MTN Faces Double Nigeria Blow With Tax Claim of $2 Billion
(Bloomberg) -- Nigeria is seeking about $2 billion in back taxes from MTN Group Ltd., another curve ball directed at Africa’s biggest wireless carrier that’s come to light less than a week after it was ordered to refund $8.1 billion in illegally repatriated funds.
MTN outlined the tax dispute and refuted both accusations in a statement on Tuesday, yet faces an uphill battle to convince investors it won’t end up shelling out for either or both offenses in its largest market. The shares extended their slump, falling 17 percent to an almost 12-year low by the close in Johannesburg.
“This could be an economic and political play by Nigeria,” Ron Klipin, an analyst at Cratos Wealth in Johannesburg, said by phone. “The Nigerian economy is looking for additional sources of revenue and at the same time the government wants to be seen as tightening up the regulatory framework in the country.”
The additional scrutiny on MTN comes as Nigeria President Muhammadu Buhari seeks re-election for a new four-year term in a February vote. His administration has pledged to fight corruption in Africa’s most populous nation, including tax avoiders and companies acting unscrupulously. MTN is by far the biggest of Nigeria’s four wireless carriers, with about 54 million customers.
“We remain resolute that MTN Nigeria has not committed any offenses and will vigorously defend its position,” the Johannesburg-based company said.
The office of Nigeria’s attorney general calculated that MTN owes $2 billion related to the import of foreign equipment and payments to suppliers over the past decade. It asked the South African company to carry out a self assessment in response, but last week rejected the company’s findings, which concluded that it had owed -- and paid -- $700 million. MTN reported the ongoing dispute for the first time Tuesday.
The difference between the $2 billion tax bill and the $700 million paid by MTN is due to different interpretations of charges ranging from VAT and withholding tax to import duties by the Nigerian government, said a person familiar with MTN’s thinking on the matter. The government assumed a flat rate on withholding tax, didn’t account for certain VAT exemptions, calculated an average duty on imports, whereas rates vary, and didn’t account for goods and services garnered from local suppliers, said the person.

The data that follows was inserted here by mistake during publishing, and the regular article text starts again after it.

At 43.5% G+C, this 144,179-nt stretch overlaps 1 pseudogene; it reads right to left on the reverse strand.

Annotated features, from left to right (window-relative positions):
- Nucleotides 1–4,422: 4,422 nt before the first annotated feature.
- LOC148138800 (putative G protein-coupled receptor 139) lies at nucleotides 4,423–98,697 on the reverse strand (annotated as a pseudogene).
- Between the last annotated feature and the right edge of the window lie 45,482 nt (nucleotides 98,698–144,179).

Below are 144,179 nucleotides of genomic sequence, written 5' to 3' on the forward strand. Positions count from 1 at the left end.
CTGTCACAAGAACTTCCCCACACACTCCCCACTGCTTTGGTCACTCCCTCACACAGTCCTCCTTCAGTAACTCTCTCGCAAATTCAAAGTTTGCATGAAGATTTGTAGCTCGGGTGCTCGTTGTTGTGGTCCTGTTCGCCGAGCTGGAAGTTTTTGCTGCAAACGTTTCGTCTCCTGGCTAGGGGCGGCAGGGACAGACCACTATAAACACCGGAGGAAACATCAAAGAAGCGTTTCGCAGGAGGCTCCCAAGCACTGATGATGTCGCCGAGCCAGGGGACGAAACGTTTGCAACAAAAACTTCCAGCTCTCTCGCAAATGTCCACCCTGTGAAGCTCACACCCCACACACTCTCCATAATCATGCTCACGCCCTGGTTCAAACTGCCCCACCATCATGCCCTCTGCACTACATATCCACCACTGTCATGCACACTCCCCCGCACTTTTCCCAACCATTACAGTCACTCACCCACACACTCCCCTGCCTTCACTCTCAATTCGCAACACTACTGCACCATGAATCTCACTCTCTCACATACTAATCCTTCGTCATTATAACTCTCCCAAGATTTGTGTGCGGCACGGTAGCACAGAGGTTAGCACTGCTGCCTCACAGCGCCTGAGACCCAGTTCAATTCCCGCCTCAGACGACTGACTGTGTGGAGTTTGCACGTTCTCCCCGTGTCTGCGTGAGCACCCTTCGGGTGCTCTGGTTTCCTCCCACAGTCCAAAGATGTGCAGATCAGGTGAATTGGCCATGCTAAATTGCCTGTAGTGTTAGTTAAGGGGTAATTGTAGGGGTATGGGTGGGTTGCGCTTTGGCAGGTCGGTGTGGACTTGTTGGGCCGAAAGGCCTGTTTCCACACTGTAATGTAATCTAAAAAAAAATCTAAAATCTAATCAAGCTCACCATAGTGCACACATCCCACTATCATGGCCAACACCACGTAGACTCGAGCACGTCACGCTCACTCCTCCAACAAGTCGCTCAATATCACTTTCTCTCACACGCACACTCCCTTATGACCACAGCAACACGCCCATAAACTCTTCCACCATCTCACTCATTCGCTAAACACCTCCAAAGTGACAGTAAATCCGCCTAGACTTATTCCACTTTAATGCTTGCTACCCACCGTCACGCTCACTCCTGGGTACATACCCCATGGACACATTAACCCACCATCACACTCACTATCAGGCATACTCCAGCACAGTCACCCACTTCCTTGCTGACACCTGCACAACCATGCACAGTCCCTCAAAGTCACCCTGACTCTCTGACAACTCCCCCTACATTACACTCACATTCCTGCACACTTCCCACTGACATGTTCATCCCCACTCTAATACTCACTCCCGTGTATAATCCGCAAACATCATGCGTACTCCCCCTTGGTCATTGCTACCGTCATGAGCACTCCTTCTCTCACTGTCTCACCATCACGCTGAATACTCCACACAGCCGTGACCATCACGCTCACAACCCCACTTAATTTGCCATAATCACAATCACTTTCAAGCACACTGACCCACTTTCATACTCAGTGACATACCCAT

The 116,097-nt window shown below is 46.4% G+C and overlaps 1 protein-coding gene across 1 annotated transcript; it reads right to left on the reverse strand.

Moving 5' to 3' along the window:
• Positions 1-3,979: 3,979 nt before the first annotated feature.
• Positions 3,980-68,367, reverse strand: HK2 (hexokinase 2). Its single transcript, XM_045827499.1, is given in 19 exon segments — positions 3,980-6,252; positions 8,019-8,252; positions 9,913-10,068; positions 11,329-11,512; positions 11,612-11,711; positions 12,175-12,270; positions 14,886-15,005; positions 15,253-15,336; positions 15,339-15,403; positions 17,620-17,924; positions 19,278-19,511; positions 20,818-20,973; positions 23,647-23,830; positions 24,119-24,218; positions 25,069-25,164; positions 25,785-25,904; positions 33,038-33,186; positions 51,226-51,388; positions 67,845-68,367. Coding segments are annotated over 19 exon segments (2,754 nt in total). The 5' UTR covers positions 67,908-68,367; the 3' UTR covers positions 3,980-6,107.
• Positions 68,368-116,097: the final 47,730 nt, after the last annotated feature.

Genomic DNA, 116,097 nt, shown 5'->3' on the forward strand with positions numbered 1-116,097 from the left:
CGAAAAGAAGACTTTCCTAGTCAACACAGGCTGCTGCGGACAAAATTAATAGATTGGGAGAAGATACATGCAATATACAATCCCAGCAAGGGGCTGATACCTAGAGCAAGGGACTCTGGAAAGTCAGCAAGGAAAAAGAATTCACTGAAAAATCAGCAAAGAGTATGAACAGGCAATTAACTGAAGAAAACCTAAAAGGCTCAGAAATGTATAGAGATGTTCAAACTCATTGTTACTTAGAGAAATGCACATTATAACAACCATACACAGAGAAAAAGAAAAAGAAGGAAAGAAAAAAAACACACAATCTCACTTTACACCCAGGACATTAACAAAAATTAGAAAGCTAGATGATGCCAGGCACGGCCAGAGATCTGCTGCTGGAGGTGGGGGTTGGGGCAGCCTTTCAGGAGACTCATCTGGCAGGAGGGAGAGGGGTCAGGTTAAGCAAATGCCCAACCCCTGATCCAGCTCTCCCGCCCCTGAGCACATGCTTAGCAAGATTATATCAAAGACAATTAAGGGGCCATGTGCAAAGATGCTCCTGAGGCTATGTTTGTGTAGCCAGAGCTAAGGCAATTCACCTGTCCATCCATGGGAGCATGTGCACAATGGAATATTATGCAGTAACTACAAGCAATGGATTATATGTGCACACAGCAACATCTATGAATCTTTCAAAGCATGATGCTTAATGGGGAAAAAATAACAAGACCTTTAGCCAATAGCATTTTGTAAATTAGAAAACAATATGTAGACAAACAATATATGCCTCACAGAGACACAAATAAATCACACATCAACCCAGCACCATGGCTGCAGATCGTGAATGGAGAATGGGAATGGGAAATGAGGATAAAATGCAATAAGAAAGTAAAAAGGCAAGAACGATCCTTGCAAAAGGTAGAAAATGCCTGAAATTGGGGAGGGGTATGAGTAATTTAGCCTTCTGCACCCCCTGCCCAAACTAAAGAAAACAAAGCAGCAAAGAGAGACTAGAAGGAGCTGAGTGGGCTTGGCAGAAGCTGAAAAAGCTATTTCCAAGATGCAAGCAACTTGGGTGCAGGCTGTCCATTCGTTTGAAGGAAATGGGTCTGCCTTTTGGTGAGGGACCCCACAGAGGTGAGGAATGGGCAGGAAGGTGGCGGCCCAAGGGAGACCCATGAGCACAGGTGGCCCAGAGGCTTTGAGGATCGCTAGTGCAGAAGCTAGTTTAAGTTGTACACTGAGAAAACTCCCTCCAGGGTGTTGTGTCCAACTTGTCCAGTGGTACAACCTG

Last week, the Nigerian central bank told MTN to return funds it alleges the company illegally transferred out of the country over eight years through 2015. That accusation put the carrier’s planned share sale in Lagos in jeopardy, while the sanctions may restrict its ability to pay dividends.
Committed to Nigeria
MTN Chief Executive Officer Rob Shuter said Monday the company is committed to Nigeria despite the turmoil. The former Vodafone Group Plc executive was appointed partly in response to a prior dispute in Nigeria over SIM-card registration, which resulted in an MTN payment of about $1 billion and a commitment to the Lagos IPO.
The shares closed at 72 rand, the lowest since November 2006, valuing the company at 136 billion rand ($8.9 billion).
“MTN is operating in frontier and emerging markets, and those markets are often risky and volatile,” Klipin said.
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